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Topic: Dutch 'oliebollen' for new year's eve + recipe  (Read 12917 times)
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« on: December 30, 2010 10:58:45 AM »

Traditionally, in the Netherlands we eat 'oliebollen' at new year's eve (and if there are any left, we even eat them for breakfast the next morning  Wink).
The pastry and taste could be compared with doughnuts, but these are filled with raisins and sometimes also with pieces of apple. They are served and eaten dusted with powdered sugar.

This afternoon I made more than 50 of them.

In the pan (this are a few without raisins, as DH doesn't like them)

The result  Cheesy

A close up

For you Dutchies abroad who have forgotten the recipe or for those who want to surprise Dutch relatives or friends, here's the traditional recipe that can't fail!

(For 50 pcs)

1kg of all purpose flour
1 liter of luke warm milk
80 grams of fresh yeast
20 grams of lemon juice
200 grams of raisins
3 eggs
50 grams sugar
10 grams salt
80 grams melted butter
& if you like half an apple cut in little pieces.
2 liters of (sunflower) oil to deep fry.

Break the yeast in little pieces and stir it in the milk. Leave for a few minutes, so the yeast can dissolve.
Put the flower in a large bowl and add the sugar, butter, eggs, lemon juice and the milk with yeast. Stir until you have a smooth batter. Add the raisins and apple and divide it over 2 bowls. Cover them and put them in a warm place for 1/2 hour. Stir and let it rise another 1/2 hour.

Heat the oil till 170-190 degrees Celcius. Use 2 metal spoons to shape scoops of dough into balls, and drop them carefully into the hot oil.  Make sure they are nice and brown on both sides and then remove them from the oil and let them drain on paper or cloth towels.

Then try the result with some powdered sugar and be a happy Dutchy ready for the new year!  Grin

Have fun!


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« Reply #1 on: December 30, 2010 11:13:32 AM »

My favourite time of year!
We will be making "oliebollen" tomorrow with my parents-in-law and hopefully we will be eating them for a few days Grin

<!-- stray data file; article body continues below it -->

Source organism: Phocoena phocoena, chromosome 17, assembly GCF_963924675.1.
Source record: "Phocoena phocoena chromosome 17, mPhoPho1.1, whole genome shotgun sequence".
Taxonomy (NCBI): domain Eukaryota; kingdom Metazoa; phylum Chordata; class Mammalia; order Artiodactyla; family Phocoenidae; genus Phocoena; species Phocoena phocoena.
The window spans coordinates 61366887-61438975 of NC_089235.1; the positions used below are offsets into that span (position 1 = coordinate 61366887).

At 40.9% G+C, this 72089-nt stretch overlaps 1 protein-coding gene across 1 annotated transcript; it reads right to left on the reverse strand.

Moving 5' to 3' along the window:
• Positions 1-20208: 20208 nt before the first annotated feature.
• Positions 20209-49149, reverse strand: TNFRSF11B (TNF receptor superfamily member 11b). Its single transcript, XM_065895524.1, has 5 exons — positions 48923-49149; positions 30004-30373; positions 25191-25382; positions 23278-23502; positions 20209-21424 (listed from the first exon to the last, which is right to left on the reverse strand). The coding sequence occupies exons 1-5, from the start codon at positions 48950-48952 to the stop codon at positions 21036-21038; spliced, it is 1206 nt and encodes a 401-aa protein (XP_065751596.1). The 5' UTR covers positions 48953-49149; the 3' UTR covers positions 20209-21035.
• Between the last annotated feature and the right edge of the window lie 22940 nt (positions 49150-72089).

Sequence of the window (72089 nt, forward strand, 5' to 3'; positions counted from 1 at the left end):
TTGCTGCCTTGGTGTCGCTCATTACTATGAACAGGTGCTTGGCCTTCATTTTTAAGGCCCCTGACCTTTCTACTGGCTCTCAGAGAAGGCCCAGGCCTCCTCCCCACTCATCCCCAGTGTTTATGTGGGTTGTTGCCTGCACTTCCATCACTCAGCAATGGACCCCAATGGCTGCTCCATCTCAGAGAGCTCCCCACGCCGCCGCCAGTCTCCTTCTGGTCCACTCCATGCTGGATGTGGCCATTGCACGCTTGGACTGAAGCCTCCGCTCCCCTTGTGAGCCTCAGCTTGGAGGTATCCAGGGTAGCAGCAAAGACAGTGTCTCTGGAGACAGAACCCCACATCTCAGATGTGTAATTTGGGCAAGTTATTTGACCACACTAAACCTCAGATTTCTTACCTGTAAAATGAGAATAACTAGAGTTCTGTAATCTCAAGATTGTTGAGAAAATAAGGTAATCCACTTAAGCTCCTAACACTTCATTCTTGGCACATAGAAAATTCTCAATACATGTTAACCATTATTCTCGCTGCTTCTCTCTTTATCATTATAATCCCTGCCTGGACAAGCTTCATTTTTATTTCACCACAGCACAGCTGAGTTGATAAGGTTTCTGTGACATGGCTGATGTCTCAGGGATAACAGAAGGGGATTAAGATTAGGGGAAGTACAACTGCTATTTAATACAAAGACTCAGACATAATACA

Our recipe is a little different but we love 'em that way!

They look delicious! Fijne jaarwisseling (happy new year) and enjoy your oliebollen!
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« Reply #2 on: December 30, 2010 11:36:13 AM »

OOoo, IDesign, those look divine!
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« Reply #3 on: December 30, 2010 12:03:20 PM »

I think my neighbours just heard my squee  Cheesy havent had these for years! Mmmm
I am SO making these, now, to buy oil  Cheesy
Dya think dried yeast would work?
Oh, olliebollen, how I missed thee  Tongue (need a drooling smiley... and possibly a straightjacket for me  Roll Eyes )


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« Reply #4 on: December 30, 2010 12:16:36 PM »


  we called these jam busters in my house and put strawberry jam or raspberry or rhubarb jam.  XD


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« Reply #5 on: December 30, 2010 12:52:09 PM »

Inbetween drooling over pictures and trying to convert the recipe to measurements used in America, I realized I don't think I have something to fry these in Cry I'm so sad now... I want some!!!! >_<
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« Reply #6 on: December 30, 2010 02:18:40 PM »


8 cups all purpose flour
4 1/4 cups luke warm milk
2 TBLS of dry yeast (easier to get in the states)
1 TBLS + 1 1/2 tsp lemon juice
3/4 cup raisins optional
3 eggs
1/3 cup melted butter
2 tsp salt
3 TBLS + 1 1/1 tsp sugar
1/2 cup apples diced optional
8-10 cups frying oil

mix yeast into milk ... and follow directions ... American temp is about 375

This is the same recipe we make in my house for my Dutch husband who misses the Netherlands and his family ... especially around the holidays.  We omit the raisins and apples personally.

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« Reply #7 on: December 30, 2010 10:50:08 PM »

aah thank you so much for the recipe! I've been looking for other recipes for new years =]

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« Reply #8 on: December 31, 2010 02:54:39 AM »


In Belgium, we eat those at carnivals and fairs. There is a small part of the country and they eat something similar, but after New year, or after the 6th of January. Can't remember.

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« Reply #9 on: December 31, 2010 03:07:29 AM »

I live in the Netherlands and I can't eat those, they are too greasy for me and most of the time there is too much cinnamon in it, maybe I should try your recipe, cause I see that there is no cinnamon, the recipe looks like the french beignets, sounds lekker! Thank you for the recipe, can't wait to try it!
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